Diversity in children’s books

The great big book of familiesHere in Child Friendly Leeds @Child_Leeds, we’ve just matched our stock to the Best Culturally Diverse Books for children and ordered copies or extra copies of everything on the list that’s available. 

Authors and illustrators Alex Strick, Sean Stockdale and Ros Asquith are challenging people to look at some children’s books when they next go to the library and see if any of the leading characters are from less ‘conventional’ families , have any disabilities, are they all white?

They believe that alongside books about robots, aliens, gruffalos, vampires, dragons and wizards, books need to show a few more images of society as it really is: diverse. There should be a place for every child and it doesn’t need to be overt – books can include all children naturally, subtly and without comment.

Watch this space, we’ll post our list in the next few weeks when all the books arrive.

Ros Asquith and Mary Hoffman have already produced some books which do this (click the links to see copies):  Max the Champion which includes a vast range of disabled children and Great Big Book of Families  and  Welcome to the Family which remind us that there are many ways to make a family.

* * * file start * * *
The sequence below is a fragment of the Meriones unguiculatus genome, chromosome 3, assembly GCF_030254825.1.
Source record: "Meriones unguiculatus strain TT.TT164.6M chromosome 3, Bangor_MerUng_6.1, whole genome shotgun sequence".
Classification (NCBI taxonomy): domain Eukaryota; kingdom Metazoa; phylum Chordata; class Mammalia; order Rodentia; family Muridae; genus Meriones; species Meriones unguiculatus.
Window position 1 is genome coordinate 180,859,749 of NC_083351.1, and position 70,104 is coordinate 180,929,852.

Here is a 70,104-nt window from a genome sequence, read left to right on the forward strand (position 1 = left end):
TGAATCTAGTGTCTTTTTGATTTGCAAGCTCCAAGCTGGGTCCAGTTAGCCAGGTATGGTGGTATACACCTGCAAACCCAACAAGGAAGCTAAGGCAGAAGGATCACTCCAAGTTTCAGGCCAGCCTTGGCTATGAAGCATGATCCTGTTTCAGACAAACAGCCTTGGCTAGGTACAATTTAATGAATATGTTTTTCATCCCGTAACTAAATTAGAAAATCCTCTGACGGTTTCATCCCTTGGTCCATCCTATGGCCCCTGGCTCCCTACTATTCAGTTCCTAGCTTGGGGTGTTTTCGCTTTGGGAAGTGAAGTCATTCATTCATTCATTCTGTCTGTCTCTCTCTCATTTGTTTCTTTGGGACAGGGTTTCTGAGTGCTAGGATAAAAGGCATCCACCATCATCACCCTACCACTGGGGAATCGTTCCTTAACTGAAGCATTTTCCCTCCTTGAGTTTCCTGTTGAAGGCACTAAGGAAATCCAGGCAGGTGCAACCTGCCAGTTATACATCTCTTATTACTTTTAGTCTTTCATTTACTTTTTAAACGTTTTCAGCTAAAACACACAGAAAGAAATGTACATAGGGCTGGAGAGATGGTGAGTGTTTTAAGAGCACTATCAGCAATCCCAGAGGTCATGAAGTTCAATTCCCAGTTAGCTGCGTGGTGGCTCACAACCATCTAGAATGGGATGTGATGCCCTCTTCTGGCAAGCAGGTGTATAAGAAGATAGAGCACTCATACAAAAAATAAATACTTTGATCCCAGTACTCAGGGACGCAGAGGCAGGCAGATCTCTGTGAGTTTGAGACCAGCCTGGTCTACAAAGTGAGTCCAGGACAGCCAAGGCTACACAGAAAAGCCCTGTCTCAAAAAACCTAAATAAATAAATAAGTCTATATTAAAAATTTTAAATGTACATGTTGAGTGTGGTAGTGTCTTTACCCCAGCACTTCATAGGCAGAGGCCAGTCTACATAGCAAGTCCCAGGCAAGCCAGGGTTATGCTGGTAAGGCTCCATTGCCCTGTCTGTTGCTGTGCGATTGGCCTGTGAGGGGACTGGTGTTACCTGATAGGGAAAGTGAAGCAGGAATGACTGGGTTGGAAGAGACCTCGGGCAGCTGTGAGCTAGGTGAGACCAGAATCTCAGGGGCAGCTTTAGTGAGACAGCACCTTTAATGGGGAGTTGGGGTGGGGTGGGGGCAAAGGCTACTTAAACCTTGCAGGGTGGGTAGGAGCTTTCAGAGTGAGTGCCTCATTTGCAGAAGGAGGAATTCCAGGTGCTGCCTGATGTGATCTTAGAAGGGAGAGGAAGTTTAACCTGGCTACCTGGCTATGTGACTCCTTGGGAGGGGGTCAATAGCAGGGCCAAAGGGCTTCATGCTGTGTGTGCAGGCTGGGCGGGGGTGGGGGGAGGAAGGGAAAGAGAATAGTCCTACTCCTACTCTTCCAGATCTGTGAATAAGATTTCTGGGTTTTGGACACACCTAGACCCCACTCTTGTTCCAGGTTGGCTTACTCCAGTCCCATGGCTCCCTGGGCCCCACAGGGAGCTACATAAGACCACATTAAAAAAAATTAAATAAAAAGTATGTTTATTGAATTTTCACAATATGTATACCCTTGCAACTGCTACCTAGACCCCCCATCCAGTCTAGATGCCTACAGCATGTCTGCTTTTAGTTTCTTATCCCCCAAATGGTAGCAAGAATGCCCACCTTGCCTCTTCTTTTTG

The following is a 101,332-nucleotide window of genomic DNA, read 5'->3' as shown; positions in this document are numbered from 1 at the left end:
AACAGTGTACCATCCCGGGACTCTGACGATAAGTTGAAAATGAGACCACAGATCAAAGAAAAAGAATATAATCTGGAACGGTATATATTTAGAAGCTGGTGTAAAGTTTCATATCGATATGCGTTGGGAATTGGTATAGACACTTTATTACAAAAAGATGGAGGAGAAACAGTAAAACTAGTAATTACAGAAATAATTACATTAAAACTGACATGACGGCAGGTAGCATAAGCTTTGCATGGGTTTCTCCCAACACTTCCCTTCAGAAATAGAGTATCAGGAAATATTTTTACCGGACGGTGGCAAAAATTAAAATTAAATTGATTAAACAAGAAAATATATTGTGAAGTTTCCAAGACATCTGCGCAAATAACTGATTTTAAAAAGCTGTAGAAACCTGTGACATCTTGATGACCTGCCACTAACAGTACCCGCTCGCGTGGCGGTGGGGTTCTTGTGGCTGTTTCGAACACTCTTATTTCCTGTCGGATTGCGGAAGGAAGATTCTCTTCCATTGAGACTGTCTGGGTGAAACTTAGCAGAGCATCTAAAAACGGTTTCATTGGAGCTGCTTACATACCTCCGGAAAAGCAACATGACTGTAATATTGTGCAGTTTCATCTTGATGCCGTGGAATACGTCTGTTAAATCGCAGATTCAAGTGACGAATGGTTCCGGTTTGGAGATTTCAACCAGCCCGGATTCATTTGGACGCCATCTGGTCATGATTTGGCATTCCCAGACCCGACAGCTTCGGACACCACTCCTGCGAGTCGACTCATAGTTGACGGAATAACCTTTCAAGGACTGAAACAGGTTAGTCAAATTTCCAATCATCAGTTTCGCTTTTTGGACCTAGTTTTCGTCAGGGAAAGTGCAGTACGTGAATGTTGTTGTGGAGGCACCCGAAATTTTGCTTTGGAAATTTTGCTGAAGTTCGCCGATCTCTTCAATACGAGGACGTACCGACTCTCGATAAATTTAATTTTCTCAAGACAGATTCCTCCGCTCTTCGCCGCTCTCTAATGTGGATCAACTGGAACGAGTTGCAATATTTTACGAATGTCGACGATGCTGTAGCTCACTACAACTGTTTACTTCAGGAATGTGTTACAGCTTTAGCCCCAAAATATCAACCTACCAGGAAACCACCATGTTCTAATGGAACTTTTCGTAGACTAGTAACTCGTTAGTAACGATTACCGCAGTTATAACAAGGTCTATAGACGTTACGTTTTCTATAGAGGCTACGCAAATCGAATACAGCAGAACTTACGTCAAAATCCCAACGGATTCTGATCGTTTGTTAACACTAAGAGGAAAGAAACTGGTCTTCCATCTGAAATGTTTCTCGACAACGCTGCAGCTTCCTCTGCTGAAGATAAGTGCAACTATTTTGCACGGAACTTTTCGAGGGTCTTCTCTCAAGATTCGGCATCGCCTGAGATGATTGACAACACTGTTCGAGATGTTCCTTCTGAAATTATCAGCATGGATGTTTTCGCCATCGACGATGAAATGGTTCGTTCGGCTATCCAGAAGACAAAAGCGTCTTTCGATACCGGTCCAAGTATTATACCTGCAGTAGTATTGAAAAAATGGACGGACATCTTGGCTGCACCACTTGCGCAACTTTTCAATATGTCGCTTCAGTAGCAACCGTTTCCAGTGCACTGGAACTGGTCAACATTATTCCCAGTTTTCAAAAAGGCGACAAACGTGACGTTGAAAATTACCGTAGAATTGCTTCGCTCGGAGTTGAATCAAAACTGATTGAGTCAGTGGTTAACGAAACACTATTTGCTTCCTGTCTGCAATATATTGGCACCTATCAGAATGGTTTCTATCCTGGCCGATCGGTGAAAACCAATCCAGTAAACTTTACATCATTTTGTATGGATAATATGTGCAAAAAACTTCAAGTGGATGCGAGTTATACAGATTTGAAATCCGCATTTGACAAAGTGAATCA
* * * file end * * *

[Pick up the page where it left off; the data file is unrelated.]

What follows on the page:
It must be good for all kids not only find someone to identify with in books, but also to read about and understand others’ situations.  Books play a valuable role in exposing readers to new ideas and experiences, allowing them to walk in other people’s shoes whether the character is a wheelchair user, has two mums, or is from a traveller community. 

There’s also a new initiative calling for all publishers to look at how they can make their books as inclusive as possible. It’s called ‘Everybody In’ and should pave the way to a new diverse world of books for all of us! The Everybody In campaign is asking people to tweet “I’m in” to @InclusiveMinds using the hashtag #everybodyin

 

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